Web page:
Congress passed the Land and Water Conservation Act in 1964. It directs our lawmakers to appropriate up to $900 million every year into LWCF from federal offshore drilling fees for the protection of important land, water and recreation areas for Americans to enjoy. LWCF does not receive taxpayer money. Over its 50-year history, LWCF has protected land in every state and supported more than 41,000 state and local park projects. Unfortunately, it has only been fully funded twice and more than $17 billion of those funds have been diverted elsewhere. And now, Congress is now considering doing away with LWCF altogether.
Since 1990, RMEF has utilized more than $85 million in LWCF funding across 62 projects in ten different states in partnership with federal agencies to protect, conserve and open access to some of the most vital elk country in the United States. Among them are the successful high-profile protection and public access projects of Tenderfoot (Montana) and Headwaters of the John Day (Oregon). Other states with RMEF projects that received LWCF funding include Alaska, California, Colorado, Idaho, North Dakota, South Dakota, Washington and Wisconsin.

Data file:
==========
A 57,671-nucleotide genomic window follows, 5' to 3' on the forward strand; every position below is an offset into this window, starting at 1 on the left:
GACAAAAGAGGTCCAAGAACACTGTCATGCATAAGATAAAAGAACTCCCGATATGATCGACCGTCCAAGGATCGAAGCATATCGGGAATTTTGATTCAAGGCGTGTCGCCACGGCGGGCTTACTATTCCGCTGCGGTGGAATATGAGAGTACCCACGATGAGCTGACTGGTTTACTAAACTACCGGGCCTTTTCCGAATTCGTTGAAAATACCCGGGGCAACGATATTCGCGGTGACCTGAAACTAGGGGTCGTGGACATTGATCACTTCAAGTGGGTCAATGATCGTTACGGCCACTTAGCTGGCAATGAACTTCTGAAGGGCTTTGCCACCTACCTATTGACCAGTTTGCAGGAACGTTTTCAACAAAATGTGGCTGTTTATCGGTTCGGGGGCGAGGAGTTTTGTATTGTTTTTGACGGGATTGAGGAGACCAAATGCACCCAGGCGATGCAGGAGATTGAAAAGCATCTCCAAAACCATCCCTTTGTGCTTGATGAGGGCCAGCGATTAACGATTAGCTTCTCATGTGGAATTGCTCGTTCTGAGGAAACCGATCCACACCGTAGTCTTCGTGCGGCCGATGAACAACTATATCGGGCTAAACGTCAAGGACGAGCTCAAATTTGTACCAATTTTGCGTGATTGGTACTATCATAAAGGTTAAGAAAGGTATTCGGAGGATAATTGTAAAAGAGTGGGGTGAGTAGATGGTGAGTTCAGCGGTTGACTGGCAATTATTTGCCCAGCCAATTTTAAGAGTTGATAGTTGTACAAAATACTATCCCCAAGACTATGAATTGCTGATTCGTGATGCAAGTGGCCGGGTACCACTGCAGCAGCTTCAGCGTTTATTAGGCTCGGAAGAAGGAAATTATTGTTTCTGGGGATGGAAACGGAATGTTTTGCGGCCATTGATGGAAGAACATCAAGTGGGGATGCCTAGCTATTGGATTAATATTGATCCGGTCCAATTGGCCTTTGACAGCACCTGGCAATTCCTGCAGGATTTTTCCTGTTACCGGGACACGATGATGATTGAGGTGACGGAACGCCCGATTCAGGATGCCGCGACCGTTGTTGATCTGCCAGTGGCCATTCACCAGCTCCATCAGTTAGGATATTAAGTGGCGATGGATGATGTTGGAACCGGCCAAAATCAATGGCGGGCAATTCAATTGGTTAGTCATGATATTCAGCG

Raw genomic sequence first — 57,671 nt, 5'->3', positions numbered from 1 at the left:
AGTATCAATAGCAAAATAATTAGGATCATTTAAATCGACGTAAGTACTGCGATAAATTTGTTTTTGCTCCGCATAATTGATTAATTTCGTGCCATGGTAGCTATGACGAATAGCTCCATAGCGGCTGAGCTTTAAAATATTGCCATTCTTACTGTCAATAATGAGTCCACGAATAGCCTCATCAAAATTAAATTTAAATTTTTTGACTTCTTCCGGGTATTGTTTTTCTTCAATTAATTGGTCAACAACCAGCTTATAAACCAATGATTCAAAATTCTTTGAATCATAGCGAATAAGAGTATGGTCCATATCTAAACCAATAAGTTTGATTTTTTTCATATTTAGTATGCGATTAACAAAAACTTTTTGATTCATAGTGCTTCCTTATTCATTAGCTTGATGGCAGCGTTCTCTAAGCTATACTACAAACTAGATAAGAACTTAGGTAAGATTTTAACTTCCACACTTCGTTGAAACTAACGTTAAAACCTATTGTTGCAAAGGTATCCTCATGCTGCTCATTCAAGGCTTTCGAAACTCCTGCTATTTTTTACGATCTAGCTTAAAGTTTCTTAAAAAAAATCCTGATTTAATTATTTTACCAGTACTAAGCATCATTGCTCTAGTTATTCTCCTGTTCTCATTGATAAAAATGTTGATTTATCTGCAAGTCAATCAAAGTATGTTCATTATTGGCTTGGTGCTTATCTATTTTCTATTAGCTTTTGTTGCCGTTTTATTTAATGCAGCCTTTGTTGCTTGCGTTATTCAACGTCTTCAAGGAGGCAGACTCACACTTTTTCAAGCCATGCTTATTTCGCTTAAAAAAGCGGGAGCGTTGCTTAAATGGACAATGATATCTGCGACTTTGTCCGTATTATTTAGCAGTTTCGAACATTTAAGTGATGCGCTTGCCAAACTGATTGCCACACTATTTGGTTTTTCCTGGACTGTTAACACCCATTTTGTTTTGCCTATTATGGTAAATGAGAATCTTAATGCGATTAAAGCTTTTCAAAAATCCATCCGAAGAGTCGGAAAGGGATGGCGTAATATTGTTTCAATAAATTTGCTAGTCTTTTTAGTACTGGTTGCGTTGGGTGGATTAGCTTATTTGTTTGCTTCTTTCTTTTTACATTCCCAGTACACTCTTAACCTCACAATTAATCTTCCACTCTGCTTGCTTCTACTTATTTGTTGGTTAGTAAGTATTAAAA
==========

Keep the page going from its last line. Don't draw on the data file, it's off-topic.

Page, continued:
|John Day Headwaters (Oregon)|
Highlighting one state as an example, here are some of the benefits of LWCF in Montana:
- $237.6 million invested
- $34 million spent through the Forest Legacy Program keeping timberland in production
- Conserved 181,000 acres of working forest lands through the Forest Legacy Program as of 2012
- $3.4 million to purchase/improve approximately 165 fishing access sites
- Purchased, at least in part, 800 recreational sites such as city parks, trails and ball fields
- $6.2 million to buy or upgrade state parks
- $7.4 million paid to the state to buy or upgrade lakes, wildlife refuges and other lands
- $38 million in grants to school districts, state, county and municipal parks departments
Go here to read Keeping Montana the “Last Best Place,” a report on the Land and Water Conservation Fund and its impacts on Montana.